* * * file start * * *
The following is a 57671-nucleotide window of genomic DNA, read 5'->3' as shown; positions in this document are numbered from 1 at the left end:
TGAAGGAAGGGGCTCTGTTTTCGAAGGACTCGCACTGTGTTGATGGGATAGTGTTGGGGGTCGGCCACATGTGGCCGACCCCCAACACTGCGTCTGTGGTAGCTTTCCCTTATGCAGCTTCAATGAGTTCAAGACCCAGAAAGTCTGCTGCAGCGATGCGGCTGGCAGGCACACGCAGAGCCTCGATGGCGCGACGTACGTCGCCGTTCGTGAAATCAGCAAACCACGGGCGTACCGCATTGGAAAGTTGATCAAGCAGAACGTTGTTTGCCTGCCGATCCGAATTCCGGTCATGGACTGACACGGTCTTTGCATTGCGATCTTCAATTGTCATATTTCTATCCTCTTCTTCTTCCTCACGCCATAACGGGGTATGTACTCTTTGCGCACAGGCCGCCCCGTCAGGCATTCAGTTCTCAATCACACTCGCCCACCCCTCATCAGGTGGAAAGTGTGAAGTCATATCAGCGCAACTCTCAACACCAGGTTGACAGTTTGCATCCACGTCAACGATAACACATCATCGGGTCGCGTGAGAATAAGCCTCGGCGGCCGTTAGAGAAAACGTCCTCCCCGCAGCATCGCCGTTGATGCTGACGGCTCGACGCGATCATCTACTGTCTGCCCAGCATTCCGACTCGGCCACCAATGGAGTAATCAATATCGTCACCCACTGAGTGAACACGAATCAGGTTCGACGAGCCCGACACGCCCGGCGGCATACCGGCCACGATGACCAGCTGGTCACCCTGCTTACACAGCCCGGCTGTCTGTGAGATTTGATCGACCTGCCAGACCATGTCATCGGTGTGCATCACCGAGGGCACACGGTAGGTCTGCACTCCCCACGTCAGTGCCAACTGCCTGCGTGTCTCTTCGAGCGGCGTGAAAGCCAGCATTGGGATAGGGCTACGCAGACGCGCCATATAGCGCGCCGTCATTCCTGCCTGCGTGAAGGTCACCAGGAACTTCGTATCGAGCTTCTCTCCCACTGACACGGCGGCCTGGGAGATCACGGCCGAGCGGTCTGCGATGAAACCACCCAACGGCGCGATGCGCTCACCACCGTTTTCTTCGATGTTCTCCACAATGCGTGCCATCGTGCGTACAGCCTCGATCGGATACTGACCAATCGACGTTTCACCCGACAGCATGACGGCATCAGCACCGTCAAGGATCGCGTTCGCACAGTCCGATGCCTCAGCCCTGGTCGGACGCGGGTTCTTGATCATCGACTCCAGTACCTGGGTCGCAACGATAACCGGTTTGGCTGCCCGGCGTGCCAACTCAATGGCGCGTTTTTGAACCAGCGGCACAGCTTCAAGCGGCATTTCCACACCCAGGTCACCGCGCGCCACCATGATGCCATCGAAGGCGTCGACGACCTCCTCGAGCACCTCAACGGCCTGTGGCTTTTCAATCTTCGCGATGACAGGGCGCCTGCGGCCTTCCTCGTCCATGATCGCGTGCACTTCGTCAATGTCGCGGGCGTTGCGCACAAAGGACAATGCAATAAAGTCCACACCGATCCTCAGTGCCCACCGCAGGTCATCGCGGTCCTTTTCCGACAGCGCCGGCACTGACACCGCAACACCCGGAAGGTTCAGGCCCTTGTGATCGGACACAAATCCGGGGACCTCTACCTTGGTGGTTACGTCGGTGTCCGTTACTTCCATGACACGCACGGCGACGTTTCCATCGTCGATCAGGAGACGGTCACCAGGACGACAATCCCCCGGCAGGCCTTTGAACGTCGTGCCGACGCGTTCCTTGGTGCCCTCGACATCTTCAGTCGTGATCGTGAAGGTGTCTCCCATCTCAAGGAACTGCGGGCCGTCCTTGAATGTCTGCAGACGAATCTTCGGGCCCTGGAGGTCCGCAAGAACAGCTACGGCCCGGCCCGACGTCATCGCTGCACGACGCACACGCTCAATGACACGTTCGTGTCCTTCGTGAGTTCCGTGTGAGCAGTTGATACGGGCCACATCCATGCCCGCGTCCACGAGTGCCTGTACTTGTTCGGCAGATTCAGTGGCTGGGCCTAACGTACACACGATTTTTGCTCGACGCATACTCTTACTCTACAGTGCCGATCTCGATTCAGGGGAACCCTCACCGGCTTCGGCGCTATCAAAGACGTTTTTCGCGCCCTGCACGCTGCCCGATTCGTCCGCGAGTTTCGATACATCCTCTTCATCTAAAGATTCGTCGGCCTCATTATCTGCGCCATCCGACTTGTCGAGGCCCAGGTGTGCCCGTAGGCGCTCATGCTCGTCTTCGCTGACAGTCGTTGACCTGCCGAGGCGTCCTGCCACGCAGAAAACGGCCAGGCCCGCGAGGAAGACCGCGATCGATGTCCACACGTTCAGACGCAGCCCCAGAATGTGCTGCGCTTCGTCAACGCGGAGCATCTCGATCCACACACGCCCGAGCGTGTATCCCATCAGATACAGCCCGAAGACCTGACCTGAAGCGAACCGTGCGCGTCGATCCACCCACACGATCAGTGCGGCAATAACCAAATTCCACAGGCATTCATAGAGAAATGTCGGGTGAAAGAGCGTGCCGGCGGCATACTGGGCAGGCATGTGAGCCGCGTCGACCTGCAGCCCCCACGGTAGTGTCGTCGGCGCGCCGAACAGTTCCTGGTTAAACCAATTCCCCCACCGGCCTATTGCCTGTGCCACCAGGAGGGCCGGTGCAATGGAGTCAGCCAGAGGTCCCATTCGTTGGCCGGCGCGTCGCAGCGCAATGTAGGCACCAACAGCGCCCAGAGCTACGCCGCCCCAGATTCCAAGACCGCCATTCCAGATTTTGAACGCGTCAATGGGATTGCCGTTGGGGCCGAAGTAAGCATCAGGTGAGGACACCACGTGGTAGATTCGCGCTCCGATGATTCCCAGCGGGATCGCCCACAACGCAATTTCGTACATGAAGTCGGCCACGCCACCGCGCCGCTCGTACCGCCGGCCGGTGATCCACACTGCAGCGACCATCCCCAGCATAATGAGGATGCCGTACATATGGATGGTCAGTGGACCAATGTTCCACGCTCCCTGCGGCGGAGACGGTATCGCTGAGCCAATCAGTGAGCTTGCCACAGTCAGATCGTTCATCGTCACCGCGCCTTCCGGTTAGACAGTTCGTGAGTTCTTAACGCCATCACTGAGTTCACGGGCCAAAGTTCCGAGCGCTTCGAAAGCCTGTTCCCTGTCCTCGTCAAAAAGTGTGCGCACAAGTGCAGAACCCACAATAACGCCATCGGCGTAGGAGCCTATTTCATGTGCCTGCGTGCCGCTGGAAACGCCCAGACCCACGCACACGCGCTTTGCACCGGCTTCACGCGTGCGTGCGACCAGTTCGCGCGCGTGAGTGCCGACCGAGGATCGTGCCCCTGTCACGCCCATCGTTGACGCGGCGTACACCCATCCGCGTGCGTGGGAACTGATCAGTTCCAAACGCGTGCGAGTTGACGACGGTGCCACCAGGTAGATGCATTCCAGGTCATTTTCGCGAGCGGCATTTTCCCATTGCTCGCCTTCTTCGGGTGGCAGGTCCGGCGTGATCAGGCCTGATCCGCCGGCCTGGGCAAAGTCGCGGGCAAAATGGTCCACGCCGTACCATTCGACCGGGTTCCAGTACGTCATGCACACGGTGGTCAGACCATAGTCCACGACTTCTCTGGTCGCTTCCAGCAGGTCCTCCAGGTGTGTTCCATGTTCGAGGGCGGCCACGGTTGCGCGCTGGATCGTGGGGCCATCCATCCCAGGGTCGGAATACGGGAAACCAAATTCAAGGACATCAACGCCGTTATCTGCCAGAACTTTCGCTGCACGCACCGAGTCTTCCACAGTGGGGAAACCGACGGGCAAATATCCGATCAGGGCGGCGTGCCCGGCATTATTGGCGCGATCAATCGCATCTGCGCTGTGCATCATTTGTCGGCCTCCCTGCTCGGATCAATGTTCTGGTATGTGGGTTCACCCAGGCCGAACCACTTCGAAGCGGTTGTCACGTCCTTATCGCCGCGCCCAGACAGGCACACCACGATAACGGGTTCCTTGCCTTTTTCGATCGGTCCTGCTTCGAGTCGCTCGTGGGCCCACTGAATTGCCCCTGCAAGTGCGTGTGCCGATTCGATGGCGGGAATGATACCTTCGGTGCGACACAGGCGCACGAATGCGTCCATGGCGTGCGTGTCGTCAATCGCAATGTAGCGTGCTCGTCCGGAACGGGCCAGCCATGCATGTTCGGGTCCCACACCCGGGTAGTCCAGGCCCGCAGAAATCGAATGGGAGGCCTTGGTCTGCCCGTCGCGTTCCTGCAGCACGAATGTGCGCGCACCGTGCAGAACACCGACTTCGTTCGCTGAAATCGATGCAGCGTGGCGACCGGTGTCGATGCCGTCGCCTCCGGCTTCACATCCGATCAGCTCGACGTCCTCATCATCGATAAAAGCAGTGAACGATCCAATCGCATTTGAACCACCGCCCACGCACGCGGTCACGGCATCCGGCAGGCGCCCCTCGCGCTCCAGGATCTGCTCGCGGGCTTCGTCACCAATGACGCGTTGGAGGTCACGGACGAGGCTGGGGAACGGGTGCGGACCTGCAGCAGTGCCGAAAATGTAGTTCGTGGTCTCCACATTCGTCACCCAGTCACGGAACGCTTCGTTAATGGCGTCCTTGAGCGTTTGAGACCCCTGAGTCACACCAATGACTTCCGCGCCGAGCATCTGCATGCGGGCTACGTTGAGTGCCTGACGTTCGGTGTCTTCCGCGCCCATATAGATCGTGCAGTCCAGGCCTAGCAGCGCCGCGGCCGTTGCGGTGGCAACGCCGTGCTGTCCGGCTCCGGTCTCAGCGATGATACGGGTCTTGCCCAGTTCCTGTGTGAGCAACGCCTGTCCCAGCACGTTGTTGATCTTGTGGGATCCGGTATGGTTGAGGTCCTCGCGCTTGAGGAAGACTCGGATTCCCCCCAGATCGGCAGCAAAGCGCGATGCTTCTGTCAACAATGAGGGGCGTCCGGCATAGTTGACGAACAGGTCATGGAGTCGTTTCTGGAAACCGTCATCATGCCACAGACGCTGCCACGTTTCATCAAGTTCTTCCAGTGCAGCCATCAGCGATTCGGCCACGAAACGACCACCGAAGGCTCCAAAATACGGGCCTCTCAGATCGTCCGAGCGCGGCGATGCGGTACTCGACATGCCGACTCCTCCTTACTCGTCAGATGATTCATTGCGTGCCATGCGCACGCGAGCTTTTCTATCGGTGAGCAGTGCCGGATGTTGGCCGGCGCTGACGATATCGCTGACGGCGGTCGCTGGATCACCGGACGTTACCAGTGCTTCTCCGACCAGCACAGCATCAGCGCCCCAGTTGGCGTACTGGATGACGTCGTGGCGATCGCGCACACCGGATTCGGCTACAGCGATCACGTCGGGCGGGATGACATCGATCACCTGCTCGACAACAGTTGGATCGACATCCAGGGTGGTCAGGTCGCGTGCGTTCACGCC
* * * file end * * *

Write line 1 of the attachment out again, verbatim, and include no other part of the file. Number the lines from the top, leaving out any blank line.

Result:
The following is a 57671-nucleotide window of genomic DNA, read 5'->3' as shown; positions in this document are numbered from 1 at the left end: